|Main ingredients||Cake base|
Filling: buttercream, mousse, jam, or fruits
Tortes are commonly baked in a springform pan. Sponge cake is a common base, but a torte's cake layers may instead be made with little to no flour, using ingredients such as ground nuts or breadcrumbs.
The most well-known of the typical tortes include the Austrian Sachertorte and Linzertorte, the German Schwarzwälder Kirschtorte, and the many-layered Hungarian Dobos torte. But other well-known European confections are also tortes, such as the French Gâteau St. Honoré.
In Poland, Ukraine, and Russia cakes are usually called tortes without differentiating between cake and torte. In Polish, as an example, the English word torte is translated into Polish as tort, but tort can be also translated as layer cake or cream cake. Birthday cake is tort urodzinowy and wedding cake is tort weselny (though the general word for cake is ciasto). The diminutive of tort, torcik is translated as tart or gateau.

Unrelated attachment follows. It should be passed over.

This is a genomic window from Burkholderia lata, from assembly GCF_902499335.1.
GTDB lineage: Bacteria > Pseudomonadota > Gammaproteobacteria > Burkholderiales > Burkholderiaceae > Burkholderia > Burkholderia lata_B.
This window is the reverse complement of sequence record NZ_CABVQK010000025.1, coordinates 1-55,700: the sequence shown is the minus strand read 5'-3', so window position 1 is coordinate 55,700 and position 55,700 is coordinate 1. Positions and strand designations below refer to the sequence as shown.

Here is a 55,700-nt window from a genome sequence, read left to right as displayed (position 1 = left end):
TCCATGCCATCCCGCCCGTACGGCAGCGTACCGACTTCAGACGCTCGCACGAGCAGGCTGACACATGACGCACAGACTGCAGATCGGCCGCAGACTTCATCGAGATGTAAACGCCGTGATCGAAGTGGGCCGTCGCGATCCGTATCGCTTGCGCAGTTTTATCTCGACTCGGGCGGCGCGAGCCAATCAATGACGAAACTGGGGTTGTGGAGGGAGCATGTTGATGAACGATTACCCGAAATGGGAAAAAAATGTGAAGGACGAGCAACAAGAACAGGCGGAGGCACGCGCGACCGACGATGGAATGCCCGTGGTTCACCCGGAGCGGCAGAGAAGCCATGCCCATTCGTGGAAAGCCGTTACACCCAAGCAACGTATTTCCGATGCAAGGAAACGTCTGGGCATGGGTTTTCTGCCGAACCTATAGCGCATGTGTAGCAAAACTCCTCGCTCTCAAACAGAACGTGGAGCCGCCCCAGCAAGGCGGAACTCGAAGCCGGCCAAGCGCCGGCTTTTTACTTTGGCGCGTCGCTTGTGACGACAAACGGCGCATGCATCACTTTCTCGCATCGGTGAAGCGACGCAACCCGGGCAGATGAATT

An element common to some tortes is sweet icing (exceptions are several French tortes, such as Gâteau Mercédès and Gâteau Alcazar.) When the cake is layered, a thick covering of icing is placed between the layers, and there is almost always icing on the tops and sides of the torte. An example is the whiskey cake. A number of European tortes do not have layers. Some, for instance German-style "Käsesahnetorte", are unbaked.
Well-known European tortes
- "Torte". Merriam-Webster Collegiate Dictionary Online. Retrieved June 23, 2007.
- "torte". easteuropeanfood.about.com. Retrieved June 9, 2011.
- Thomson, Julie R. (2014-04-14). "Thank You, Pittsburgh, For The Greatest Cake America Has Ever Made". Huffington Post. Retrieved 29 June 2014.
- "tort - tłumaczenie słowa – słownik". Ling.pl. Retrieved 2016-01-24.
- "torcik - tłumaczenie słowa – słownik". Ling.pl. Retrieved 2016-01-24.
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